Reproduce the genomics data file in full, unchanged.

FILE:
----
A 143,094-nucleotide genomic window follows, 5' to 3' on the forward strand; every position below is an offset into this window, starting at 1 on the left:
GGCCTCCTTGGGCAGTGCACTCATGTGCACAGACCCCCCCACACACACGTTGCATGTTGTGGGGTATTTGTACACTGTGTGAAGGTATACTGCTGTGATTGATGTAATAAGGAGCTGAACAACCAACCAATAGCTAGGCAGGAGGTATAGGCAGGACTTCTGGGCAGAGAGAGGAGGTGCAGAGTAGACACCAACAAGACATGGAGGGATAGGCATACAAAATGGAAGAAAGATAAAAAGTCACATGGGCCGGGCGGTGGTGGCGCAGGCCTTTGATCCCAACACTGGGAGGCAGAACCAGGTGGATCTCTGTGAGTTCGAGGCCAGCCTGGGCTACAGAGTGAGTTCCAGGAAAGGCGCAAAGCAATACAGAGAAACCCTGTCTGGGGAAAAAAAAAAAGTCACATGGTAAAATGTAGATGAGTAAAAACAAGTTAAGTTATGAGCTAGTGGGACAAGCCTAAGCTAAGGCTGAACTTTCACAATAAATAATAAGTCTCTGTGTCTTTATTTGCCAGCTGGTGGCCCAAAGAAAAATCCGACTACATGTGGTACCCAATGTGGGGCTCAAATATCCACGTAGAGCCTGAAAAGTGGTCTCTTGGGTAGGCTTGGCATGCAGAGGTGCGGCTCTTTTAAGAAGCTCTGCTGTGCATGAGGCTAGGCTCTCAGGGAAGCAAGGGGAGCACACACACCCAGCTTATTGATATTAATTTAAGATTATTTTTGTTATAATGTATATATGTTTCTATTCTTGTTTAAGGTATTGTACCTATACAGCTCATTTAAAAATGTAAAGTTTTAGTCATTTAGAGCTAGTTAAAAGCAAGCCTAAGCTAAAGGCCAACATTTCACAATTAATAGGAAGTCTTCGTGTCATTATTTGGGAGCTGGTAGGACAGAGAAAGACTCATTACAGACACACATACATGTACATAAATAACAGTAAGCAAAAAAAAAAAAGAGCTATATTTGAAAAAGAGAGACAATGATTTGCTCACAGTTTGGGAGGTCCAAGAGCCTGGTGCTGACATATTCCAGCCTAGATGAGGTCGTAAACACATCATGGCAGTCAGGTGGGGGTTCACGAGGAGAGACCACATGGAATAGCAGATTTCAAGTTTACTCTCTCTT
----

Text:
A 143,094-nucleotide genomic window follows, 5' to 3' on the forward strand; every position below is an offset into this window, starting at 1 on the left:
GGCCTCCTTGGGCAGTGCACTCATGTGCACAGACCCCCCCACACACACGTTGCATGTTGTGGGGTATTTGTACACTGTGTGAAGGTATACTGCTGTGATTGATGTAATAAGGAGCTGAACAACCAACCAATAGCTAGGCAGGAGGTATAGGCAGGACTTCTGGGCAGAGAGAGGAGGTGCAGAGTAGACACCAACAAGACATGGAGGGATAGGCATACAAAATGGAAGAAAGATAAAAAGTCACATGGGCCGGGCGGTGGTGGCGCAGGCCTTTGATCCCAACACTGGGAGGCAGAACCAGGTGGATCTCTGTGAGTTCGAGGCCAGCCTGGGCTACAGAGTGAGTTCCAGGAAAGGCGCAAAGCAATACAGAGAAACCCTGTCTGGGGAAAAAAAAAAAGTCACATGGTAAAATGTAGATGAGTAAAAACAAGTTAAGTTATGAGCTAGTGGGACAAGCCTAAGCTAAGGCTGAACTTTCACAATAAATAATAAGTCTCTGTGTCTTTATTTGCCAGCTGGTGGCCCAAAGAAAAATCCGACTACATGTGGTACCCAATGTGGGGCTCAAATATCCACGTAGAGCCTGAAAAGTGGTCTCTTGGGTAGGCTTGGCATGCAGAGGTGCGGCTCTTTTAAGAAGCTCTGCTGTGCATGAGGCTAGGCTCTCAGGGAAGCAAGGGGAGCACACACACCCAGCTTATTGATATTAATTTAAGATTATTTTTGTTATAATGTATATATGTTTCTATTCTTGTTTAAGGTATTGTACCTATACAGCTCATTTAAAAATGTAAAGTTTTAGTCATTTAGAGCTAGTTAAAAGCAAGCCTAAGCTAAAGGCCAACATTTCACAATTAATAGGAAGTCTTCGTGTCATTATTTGGGAGCTGGTAGGACAGAGAAAGACTCATTACAGACACACATACATGTACATAAATAACAGTAAGCAAAAAAAAAAAAGAGCTATATTTGAAAAAGAGAGACAATGATTTGCTCACAGTTTGGGAGGTCCAAGAGCCTGGTGCTGACATATTCCAGCCTAGATGAGGTCGTAAACACATCATGGCAGTCAGGTGGGGGTTCACGAGGAGAGACCACATGGAATAGCAGATTTCAAGTTTACTCTCTCTT